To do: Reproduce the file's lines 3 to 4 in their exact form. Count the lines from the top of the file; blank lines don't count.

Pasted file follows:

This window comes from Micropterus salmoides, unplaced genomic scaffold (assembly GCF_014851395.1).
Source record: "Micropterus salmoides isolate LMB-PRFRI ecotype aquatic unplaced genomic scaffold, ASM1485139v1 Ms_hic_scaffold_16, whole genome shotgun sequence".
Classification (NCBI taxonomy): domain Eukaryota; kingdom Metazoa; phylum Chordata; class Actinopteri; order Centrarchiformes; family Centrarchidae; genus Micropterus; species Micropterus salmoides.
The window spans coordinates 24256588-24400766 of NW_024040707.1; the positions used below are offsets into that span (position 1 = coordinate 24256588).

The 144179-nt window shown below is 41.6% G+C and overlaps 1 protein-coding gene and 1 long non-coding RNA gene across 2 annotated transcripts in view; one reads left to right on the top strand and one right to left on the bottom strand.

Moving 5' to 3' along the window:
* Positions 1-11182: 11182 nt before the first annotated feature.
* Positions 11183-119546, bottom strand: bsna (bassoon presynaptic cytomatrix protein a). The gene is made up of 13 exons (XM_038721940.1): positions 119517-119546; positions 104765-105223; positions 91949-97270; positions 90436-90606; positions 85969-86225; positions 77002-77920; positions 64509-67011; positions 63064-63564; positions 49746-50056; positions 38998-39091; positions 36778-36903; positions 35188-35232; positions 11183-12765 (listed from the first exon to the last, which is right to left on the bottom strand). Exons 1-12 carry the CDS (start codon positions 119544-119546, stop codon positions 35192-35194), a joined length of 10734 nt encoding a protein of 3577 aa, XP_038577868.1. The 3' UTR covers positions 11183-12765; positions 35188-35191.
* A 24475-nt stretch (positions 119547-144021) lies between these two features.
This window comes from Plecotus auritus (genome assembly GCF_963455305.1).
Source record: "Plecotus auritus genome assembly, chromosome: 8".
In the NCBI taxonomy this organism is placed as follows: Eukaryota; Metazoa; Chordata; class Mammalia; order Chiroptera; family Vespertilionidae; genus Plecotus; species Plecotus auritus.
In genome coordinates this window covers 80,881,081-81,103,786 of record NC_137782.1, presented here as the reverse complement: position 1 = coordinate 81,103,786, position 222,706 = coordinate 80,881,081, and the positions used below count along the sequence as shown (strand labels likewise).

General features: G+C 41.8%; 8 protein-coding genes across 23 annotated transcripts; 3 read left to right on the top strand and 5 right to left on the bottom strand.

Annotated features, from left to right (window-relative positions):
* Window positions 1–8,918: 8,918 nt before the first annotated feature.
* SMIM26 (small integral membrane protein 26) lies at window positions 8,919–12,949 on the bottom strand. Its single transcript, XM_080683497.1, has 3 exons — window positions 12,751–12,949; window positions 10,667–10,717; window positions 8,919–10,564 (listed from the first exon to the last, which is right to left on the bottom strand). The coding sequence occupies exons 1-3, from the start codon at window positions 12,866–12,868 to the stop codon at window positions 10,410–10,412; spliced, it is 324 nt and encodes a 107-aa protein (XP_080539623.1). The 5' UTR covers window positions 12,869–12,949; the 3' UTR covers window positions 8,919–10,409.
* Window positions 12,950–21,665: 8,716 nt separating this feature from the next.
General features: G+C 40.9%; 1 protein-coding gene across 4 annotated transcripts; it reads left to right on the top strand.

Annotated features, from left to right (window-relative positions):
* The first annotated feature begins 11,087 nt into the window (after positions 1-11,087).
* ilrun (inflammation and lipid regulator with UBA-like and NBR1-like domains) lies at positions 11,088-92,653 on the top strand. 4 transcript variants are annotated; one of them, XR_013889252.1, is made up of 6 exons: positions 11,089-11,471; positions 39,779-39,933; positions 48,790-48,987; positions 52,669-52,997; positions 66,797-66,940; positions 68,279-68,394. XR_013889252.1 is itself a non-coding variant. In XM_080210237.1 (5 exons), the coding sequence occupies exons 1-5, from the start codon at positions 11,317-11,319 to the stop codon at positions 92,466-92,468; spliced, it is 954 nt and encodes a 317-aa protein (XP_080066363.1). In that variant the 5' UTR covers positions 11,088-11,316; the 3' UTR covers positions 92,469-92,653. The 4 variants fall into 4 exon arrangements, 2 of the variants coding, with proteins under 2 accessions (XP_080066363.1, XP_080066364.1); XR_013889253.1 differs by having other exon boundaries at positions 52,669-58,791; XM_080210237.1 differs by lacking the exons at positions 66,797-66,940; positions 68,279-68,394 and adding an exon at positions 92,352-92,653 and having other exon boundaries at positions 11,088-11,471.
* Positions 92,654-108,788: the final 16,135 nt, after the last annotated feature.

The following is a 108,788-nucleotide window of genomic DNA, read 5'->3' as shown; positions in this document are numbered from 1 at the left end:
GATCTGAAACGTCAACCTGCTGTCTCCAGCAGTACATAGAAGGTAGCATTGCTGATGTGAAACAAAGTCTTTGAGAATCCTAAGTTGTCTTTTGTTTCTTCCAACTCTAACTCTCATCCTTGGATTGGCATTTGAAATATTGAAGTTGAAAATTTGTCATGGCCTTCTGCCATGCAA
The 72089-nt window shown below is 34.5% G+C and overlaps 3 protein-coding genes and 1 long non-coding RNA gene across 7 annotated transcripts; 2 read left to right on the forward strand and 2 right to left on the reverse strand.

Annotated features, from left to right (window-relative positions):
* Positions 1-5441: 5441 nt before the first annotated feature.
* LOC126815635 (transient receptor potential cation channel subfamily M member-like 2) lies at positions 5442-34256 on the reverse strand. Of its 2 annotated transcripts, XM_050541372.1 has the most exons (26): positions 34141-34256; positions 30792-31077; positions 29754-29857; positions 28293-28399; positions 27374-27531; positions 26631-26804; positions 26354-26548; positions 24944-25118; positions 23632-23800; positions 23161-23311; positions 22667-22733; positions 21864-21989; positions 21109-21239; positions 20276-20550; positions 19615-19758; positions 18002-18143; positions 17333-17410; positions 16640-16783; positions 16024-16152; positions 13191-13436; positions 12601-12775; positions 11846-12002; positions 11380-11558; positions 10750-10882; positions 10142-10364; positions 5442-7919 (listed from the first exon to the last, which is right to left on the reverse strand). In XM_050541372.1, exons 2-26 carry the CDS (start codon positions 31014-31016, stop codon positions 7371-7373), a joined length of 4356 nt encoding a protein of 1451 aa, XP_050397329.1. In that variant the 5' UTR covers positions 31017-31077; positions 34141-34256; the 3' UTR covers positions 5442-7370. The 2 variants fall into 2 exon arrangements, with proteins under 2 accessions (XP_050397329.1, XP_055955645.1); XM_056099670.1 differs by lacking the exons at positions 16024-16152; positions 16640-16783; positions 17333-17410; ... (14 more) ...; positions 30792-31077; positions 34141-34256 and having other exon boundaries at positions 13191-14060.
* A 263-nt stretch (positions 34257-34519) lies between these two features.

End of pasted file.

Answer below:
Classification (NCBI taxonomy): domain Eukaryota; kingdom Metazoa; phylum Chordata; class Actinopteri; order Centrarchiformes; family Centrarchidae; genus Micropterus; species Micropterus salmoides.
The window spans coordinates 24256588-24400766 of NW_024040707.1; the positions used below are offsets into that span (position 1 = coordinate 24256588).